Are the Bulls Back in Control of the Stock Market?

by Rob Stoll, CFP®, CFA Financial Advisor & Chief Financial Officer / July 19, 2023
Experienced Fee Only Financial Advisor Robert Stoll, CFP®, CFA

There’s been a remarkable turnaround in market sentiment since the start of 2023. Memories of 2022’s terrible performance – which saw both stocks and bonds post double-digit losses – have faded quickly and it appears the bulls are back in control of the stock market. Is this the start of a new, sustained bullish stock market?

More important to our clients, what does this market performance mean for conservatively managed portfolios? What happened to our call that the economy would head into a recession? We’ll tackle these questions and our outlook for the second half of 2023.

Market Returns Have Been Strong in First Half 2023

The last seven years have been remarkable for investors. It’s truly been a “feast or famine” investment environment. 2018 and 2022 were years when no asset class did well. 2017, 2019, and 2020 were years where “everything worked.” Only 2021 saw some combination of asset classes up or down.

The first half of 2023 has proven to be another “everything working” year. Of the 12 asset classes we actively track, all of them are up in 2023. There is one asset class not included in the chart below that has bucked the trend the last two years, which is an important part of client portfolios: Commodities. Amid a terrible year for stocks and bonds in 2022, commodities were up over 25%. This year, they are the one asset class that hasn’t done well, down -7.5%.

Despite all asset classes being in positive territory for 2023, it’s notable how muted many of the rebounds are in contrast to 2022’s poor performance. For example, US Government bonds were down a historic -12.5% in 2022. So far in 2023, they’re up only +1.6%. Small company stocks were down -20% in 2022 but have only risen +8% in 2023. 

Stock Market Performance Has been Narrow

Heading into the second half of 2023 one of the biggest questions is whether the stock market’s rally will broaden out. Just seven large cap growth stocks – Apple, Microsoft, Google, NVIDIA, Amazon, Tesla, and Meta – have accounted for over 80% of the S&P 500 index’s first half return. We call these the “Fantastic 7” in the table below.

This performance concentration isn’t normal. Studies show that in any year, the top 10 stocks in the S&P 500 drive about 30% of the index’s performance for the year. This year it’s over 80% of the index’s return.

There are other interesting indicators of the market’s concentration in the largest companies:

  • Apple represents 7.8% of the S&P 500 index, the largest single company weight since IBM in 1970.
  • The top 5 stocks in the S&P 500 make up 24.3% of the index. The only time since 1970 the top 5 stocks represented that large of a weight in the index was at the end of 2021 when they made up 25.6%.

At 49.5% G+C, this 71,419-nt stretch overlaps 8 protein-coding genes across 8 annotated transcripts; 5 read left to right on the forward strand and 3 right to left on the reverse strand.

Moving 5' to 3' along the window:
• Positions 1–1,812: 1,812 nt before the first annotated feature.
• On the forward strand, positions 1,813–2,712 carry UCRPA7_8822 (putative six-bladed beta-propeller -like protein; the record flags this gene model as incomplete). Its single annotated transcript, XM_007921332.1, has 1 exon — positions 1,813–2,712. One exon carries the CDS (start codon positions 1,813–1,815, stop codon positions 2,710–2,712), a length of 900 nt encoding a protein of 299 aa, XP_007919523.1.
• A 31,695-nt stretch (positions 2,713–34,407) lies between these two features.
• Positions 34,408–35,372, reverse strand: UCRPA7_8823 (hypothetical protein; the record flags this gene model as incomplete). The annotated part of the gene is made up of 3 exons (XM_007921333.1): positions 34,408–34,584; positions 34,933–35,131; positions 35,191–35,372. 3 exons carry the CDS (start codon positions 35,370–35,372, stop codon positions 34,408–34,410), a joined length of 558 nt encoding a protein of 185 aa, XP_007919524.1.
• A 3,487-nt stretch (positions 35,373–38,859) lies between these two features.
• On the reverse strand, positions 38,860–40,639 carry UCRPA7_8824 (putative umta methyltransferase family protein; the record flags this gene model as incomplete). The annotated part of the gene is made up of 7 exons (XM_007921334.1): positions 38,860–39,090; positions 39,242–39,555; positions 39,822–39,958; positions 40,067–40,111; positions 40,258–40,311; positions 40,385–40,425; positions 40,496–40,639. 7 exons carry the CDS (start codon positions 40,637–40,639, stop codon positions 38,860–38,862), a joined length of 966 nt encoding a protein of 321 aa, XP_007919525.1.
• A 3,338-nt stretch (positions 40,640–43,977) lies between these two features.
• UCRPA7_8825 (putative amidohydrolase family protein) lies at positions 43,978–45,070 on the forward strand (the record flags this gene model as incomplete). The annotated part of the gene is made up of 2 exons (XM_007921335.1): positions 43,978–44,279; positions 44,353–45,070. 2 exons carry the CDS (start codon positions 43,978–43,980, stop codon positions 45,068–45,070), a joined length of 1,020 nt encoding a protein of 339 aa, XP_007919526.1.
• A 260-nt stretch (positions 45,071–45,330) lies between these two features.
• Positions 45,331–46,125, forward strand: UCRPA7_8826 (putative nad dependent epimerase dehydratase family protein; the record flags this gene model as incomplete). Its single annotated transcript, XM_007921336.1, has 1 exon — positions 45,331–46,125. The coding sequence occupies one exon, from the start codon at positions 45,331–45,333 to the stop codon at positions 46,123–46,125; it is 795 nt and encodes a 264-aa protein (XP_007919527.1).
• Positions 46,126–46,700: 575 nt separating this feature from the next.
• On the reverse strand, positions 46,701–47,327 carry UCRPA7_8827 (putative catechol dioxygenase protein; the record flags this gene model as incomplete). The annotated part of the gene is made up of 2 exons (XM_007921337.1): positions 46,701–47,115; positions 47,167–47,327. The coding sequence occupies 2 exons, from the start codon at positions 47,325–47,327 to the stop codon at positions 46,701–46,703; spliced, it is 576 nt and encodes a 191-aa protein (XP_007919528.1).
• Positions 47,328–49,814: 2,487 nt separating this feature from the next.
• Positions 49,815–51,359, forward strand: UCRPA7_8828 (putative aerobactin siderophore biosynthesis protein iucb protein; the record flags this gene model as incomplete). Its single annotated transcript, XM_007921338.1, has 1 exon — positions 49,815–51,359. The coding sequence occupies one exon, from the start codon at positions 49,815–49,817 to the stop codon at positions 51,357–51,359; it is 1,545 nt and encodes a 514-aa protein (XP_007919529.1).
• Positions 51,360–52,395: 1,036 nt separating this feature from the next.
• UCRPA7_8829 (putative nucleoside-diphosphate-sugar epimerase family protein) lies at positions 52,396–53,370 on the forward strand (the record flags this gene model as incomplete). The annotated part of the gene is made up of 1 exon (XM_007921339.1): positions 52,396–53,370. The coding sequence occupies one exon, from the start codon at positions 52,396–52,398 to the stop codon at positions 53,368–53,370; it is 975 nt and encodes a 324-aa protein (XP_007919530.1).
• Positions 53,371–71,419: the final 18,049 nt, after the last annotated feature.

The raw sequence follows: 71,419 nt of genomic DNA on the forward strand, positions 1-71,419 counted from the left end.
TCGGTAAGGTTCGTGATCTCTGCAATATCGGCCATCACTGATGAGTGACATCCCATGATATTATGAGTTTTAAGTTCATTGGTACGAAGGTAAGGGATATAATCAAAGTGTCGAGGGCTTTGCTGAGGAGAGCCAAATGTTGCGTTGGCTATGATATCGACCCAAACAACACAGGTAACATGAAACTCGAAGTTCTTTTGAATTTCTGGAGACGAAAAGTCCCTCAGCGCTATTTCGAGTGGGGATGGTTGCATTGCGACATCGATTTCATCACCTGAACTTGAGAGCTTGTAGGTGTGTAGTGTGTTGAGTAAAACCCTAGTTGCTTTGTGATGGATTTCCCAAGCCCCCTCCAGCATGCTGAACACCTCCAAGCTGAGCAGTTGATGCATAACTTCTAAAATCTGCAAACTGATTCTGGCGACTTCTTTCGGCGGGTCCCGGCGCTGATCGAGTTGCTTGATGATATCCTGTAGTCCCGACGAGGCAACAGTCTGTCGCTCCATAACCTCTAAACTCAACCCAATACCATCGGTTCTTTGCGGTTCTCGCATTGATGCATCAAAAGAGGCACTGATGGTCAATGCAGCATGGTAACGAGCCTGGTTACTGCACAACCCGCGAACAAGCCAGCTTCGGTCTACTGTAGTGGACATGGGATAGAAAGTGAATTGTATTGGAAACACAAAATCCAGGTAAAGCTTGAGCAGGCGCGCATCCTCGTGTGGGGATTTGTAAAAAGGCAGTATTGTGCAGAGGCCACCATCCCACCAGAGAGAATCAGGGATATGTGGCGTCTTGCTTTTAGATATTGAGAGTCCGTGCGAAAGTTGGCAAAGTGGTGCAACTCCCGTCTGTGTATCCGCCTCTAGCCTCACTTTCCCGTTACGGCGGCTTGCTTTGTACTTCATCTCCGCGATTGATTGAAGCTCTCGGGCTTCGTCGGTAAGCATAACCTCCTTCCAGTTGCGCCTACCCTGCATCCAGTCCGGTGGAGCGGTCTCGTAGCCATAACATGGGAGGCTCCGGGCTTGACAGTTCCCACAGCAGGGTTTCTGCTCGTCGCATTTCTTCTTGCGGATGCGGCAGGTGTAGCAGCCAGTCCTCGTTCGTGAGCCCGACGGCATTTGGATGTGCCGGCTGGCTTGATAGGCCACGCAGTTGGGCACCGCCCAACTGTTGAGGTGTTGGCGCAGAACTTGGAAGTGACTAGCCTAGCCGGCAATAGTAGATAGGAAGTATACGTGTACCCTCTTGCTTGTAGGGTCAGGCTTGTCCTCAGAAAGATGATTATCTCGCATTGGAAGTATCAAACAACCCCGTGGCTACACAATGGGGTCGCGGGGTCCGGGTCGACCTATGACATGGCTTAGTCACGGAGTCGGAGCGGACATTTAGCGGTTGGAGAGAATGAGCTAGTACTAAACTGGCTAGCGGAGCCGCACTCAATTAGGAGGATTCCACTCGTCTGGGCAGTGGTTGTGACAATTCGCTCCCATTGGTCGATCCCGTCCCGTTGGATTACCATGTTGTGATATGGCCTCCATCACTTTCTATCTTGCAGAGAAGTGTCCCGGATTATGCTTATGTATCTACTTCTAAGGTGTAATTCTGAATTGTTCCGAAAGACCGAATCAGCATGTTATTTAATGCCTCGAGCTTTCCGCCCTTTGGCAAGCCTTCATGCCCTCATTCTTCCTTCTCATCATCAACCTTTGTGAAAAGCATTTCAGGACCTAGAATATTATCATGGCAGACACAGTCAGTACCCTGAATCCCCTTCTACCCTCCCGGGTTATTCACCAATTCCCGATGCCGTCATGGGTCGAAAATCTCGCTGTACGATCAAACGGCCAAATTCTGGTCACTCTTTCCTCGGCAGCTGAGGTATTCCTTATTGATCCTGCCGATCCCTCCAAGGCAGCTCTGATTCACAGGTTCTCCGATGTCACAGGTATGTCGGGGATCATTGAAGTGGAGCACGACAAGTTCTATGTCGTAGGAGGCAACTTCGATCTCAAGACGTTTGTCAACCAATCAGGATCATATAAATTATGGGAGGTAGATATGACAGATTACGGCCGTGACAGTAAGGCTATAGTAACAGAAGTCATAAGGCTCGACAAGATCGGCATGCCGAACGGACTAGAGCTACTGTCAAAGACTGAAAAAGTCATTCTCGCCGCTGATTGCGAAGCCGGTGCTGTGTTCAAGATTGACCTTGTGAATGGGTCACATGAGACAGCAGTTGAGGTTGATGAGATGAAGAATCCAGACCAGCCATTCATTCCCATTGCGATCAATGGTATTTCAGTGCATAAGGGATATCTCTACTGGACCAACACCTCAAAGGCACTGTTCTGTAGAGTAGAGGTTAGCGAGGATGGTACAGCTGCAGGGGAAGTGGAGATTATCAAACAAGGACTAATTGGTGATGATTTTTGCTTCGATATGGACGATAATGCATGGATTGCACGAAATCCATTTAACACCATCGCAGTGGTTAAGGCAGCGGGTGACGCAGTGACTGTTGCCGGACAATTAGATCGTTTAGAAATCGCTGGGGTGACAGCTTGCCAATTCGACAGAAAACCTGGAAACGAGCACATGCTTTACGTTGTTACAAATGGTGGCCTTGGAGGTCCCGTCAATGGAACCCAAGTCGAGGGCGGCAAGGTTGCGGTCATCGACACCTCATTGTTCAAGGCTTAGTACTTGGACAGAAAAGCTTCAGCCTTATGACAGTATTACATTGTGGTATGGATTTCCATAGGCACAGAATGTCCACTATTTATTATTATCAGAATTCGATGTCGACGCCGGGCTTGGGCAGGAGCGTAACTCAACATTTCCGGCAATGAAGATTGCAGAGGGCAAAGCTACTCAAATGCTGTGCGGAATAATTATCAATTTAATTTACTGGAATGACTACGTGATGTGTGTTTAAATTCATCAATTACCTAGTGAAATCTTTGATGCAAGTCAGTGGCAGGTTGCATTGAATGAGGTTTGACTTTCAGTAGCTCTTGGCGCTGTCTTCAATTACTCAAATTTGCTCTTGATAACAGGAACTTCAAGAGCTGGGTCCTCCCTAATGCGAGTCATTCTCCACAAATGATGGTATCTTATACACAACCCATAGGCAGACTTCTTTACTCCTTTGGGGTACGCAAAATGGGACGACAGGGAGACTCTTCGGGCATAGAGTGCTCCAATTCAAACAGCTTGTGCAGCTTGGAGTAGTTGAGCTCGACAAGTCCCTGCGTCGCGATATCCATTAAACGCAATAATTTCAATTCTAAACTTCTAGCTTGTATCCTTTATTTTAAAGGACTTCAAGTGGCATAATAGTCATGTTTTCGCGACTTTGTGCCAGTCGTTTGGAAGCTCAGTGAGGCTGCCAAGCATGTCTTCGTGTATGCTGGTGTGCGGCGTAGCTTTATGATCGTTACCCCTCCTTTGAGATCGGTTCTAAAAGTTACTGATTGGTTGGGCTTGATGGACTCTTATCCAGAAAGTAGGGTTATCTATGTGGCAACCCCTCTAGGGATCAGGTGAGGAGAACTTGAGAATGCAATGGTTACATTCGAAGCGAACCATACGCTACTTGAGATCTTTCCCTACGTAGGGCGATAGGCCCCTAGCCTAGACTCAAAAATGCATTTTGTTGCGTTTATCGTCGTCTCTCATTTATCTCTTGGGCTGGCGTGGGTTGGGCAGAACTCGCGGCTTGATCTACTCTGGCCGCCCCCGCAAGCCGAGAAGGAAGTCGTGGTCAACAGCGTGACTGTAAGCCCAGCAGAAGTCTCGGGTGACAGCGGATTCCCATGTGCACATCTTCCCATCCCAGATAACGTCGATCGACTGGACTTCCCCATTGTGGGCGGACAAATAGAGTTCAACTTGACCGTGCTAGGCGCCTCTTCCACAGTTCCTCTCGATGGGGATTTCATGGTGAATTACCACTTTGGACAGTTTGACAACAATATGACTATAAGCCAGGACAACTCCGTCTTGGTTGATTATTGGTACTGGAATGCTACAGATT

Market Concentration Danger

In mid-2021, we became concerned about the market’s concentration in this handful of stocks. We switched clients from an S&P 500 index fund where each company’s weight is determined by its market value to an Equal-weight S&P 500 index, which weighs each of the 500 stocks equally.

This switch worked out well in 2022, as the equal-weight fund outperformed the regular S&P 500 index by 6.5%. And until the failure of Silicon Valley Bank in early March 2023, the equal-weight and regular S&P 500 index were neck-in-neck performance-wise for 2023. 

That bank failure and others that followed triggered a flight-to-quality away from economically sensitive sectors like banks and energy towards the Fantastic 7. From SVB’s failure through June 30, the regular S&P 500 index has outperformed the equal-weight index by a whopping 9.7%.

This has been a big reason client portfolios have lagged benchmark indexes. The question is, what do we do from here?

The Big Question for 2023 Investors: Will the Rally Broaden?

Many commentators are writing off the rally in the Fantastic 7 as being excessive. They say it’s unsustainable and the stocks are poised to come down to earth. Maybe.

The fact of the matter is that estimated profits for companies like NVIDIA are 130% higher than the start of 2023. Meta’s estimated profits are +76%, Google’s are +13%, while Microsoft and Apple’s estimates are up less than 5%. So we cannot completely dismiss the rally in these names as unwarranted. At a minimum, these stocks may “hang out” at these high levels, waiting to see if the brighter earnings prospects actually pan out or not.

So that leaves the rest of the market. Banks, energy companies, telecom companies, utilities, consumer staples. These sectors of the market got beaten up this year as recession fears took hold after the bank failures. 

These beaten-down sectors have acted better of late. There’s increasing hope of a Goldilocks “soft landing” for the economy, which I’ll talk about in a moment. This has led to a modest broadening in the overall market’s rally. We see evidence of this in stabilizing performance of the equal-weight S&P index fund relative to the normal index.

I believe the answer to the question, “Will this rally broaden out?” still depends on the economic outlook. And on that front, I still have concerns that the economic Goldilocks won’t find her perfect soft landing.